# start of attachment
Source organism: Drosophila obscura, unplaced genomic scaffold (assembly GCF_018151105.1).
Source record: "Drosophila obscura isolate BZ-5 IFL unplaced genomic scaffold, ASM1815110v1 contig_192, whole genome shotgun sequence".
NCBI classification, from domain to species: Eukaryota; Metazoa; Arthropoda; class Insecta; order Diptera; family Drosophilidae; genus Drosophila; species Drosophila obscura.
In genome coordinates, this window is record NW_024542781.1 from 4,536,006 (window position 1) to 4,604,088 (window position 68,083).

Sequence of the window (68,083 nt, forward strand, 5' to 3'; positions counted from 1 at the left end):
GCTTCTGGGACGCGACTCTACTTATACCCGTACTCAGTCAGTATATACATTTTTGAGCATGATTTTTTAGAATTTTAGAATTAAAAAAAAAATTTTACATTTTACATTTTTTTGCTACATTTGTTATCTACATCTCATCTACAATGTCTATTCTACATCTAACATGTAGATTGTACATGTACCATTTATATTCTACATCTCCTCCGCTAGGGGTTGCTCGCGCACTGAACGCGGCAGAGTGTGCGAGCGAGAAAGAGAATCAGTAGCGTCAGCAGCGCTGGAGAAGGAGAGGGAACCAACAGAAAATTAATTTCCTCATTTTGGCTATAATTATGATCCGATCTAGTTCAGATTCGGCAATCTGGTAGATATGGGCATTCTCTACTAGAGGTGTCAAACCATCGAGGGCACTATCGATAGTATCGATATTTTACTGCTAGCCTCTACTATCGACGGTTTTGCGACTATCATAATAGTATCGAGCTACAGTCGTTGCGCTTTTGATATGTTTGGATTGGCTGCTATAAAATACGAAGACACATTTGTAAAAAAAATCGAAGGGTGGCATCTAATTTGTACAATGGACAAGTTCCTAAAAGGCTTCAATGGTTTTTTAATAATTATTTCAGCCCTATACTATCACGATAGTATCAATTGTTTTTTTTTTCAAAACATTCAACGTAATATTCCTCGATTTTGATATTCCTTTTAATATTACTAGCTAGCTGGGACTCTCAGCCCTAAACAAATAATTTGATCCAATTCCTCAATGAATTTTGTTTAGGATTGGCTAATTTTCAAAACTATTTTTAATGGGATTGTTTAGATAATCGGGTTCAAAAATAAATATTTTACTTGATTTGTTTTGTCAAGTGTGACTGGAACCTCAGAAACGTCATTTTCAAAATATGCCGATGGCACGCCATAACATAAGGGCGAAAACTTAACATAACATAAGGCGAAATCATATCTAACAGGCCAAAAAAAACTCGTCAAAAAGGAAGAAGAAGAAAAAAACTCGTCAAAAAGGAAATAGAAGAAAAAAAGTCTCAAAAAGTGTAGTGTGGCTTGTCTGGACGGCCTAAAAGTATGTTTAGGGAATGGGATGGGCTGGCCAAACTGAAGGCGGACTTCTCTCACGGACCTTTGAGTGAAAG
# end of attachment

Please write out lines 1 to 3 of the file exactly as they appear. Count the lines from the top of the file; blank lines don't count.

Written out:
Source organism: Drosophila obscura, unplaced genomic scaffold (assembly GCF_018151105.1).
Source record: "Drosophila obscura isolate BZ-5 IFL unplaced genomic scaffold, ASM1815110v1 contig_192, whole genome shotgun sequence".
NCBI classification, from domain to species: Eukaryota; Metazoa; Arthropoda; class Insecta; order Diptera; family Drosophilidae; genus Drosophila; species Drosophila obscura.